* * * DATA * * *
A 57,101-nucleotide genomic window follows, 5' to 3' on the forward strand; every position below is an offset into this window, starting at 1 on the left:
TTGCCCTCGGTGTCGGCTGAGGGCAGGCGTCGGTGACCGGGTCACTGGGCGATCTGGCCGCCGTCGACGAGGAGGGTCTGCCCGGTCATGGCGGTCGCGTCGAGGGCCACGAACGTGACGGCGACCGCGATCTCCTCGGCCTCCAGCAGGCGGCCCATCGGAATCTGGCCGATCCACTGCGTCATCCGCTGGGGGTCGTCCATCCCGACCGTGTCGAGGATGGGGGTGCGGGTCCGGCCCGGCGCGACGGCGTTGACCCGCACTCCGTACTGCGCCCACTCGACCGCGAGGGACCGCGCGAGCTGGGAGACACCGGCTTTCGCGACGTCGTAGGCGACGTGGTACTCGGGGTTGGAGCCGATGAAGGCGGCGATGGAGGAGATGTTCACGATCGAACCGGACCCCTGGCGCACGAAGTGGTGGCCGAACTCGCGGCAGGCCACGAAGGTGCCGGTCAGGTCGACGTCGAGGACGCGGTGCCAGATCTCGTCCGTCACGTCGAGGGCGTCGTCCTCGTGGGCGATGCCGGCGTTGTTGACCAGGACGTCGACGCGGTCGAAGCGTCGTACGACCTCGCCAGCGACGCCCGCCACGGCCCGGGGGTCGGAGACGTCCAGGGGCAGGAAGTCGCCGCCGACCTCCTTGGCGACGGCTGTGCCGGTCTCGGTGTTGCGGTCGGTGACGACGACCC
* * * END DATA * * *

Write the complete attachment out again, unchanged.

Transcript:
A 57,101-nucleotide genomic window follows, 5' to 3' on the forward strand; every position below is an offset into this window, starting at 1 on the left:
TTGCCCTCGGTGTCGGCTGAGGGCAGGCGTCGGTGACCGGGTCACTGGGCGATCTGGCCGCCGTCGACGAGGAGGGTCTGCCCGGTCATGGCGGTCGCGTCGAGGGCCACGAACGTGACGGCGACCGCGATCTCCTCGGCCTCCAGCAGGCGGCCCATCGGAATCTGGCCGATCCACTGCGTCATCCGCTGGGGGTCGTCCATCCCGACCGTGTCGAGGATGGGGGTGCGGGTCCGGCCCGGCGCGACGGCGTTGACCCGCACTCCGTACTGCGCCCACTCGACCGCGAGGGACCGCGCGAGCTGGGAGACACCGGCTTTCGCGACGTCGTAGGCGACGTGGTACTCGGGGTTGGAGCCGATGAAGGCGGCGATGGAGGAGATGTTCACGATCGAACCGGACCCCTGGCGCACGAAGTGGTGGCCGAACTCGCGGCAGGCCACGAAGGTGCCGGTCAGGTCGACGTCGAGGACGCGGTGCCAGATCTCGTCCGTCACGTCGAGGGCGTCGTCCTCGTGGGCGATGCCGGCGTTGTTGACCAGGACGTCGACGCGGTCGAAGCGTCGTACGACCTCGCCAGCGACGCCCGCCACGGCCCGGGGGTCGGAGACGTCCAGGGGCAGGAAGTCGCCGCCGACCTCCTTGGCGACGGCTGTGCCGGTCTCGGTGTTGCGGTCGGTGACGACGACCC